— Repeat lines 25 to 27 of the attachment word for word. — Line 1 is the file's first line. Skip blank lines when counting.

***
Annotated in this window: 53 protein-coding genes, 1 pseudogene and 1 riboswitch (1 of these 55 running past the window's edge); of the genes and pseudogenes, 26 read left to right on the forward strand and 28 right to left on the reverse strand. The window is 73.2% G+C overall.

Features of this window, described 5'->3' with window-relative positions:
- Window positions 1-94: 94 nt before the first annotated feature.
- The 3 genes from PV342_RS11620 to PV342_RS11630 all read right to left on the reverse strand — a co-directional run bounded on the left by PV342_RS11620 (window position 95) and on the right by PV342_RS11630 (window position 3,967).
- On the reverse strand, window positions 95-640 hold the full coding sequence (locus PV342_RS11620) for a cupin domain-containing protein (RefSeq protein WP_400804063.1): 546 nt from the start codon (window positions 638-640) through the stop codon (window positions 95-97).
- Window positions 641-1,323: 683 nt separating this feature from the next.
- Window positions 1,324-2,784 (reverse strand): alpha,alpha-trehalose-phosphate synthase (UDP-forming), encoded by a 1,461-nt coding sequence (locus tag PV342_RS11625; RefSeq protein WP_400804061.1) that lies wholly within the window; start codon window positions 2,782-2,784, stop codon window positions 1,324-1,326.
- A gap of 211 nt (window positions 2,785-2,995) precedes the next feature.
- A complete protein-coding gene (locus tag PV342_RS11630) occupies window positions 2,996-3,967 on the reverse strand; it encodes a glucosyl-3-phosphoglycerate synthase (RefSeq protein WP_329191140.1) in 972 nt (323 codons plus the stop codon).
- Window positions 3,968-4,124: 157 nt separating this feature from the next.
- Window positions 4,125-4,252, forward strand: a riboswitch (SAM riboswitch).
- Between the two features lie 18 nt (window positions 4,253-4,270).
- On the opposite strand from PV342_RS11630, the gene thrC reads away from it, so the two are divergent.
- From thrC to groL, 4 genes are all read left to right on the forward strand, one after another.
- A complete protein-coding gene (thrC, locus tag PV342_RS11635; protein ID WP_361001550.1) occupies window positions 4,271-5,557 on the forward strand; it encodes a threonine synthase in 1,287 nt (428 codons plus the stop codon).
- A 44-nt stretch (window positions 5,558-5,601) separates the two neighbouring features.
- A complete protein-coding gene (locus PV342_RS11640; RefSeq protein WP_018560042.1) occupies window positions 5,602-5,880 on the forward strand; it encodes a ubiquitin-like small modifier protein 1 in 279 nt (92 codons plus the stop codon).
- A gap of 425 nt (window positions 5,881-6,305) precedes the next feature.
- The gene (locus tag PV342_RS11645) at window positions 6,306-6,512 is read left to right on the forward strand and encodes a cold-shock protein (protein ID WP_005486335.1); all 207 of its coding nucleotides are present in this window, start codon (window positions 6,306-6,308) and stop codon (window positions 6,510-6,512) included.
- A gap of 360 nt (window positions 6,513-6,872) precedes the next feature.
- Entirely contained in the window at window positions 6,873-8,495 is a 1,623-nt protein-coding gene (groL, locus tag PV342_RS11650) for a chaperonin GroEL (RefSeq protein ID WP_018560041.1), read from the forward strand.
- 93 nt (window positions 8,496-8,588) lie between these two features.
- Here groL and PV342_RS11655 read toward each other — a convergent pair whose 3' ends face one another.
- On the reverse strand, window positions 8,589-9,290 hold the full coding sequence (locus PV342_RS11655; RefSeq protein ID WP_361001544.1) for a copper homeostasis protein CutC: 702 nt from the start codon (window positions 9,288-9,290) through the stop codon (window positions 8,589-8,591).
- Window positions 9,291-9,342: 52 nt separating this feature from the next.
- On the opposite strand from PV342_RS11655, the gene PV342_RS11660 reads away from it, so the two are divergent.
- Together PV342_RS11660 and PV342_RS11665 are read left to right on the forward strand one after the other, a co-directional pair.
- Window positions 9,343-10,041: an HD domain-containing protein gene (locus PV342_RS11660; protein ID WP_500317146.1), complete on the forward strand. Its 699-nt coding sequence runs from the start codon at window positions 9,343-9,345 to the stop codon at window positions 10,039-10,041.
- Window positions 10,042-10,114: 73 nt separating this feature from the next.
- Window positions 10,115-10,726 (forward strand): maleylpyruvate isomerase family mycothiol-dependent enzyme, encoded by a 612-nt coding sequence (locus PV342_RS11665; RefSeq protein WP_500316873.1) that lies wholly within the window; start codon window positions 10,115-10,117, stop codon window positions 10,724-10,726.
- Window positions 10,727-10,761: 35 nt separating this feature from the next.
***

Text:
- Window positions 9,291-9,342: 52 nt separating this feature from the next.
- On the opposite strand from PV342_RS11655, the gene PV342_RS11660 reads away from it, so the two are divergent.
- Together PV342_RS11660 and PV342_RS11665 are read left to right on the forward strand one after the other, a co-directional pair.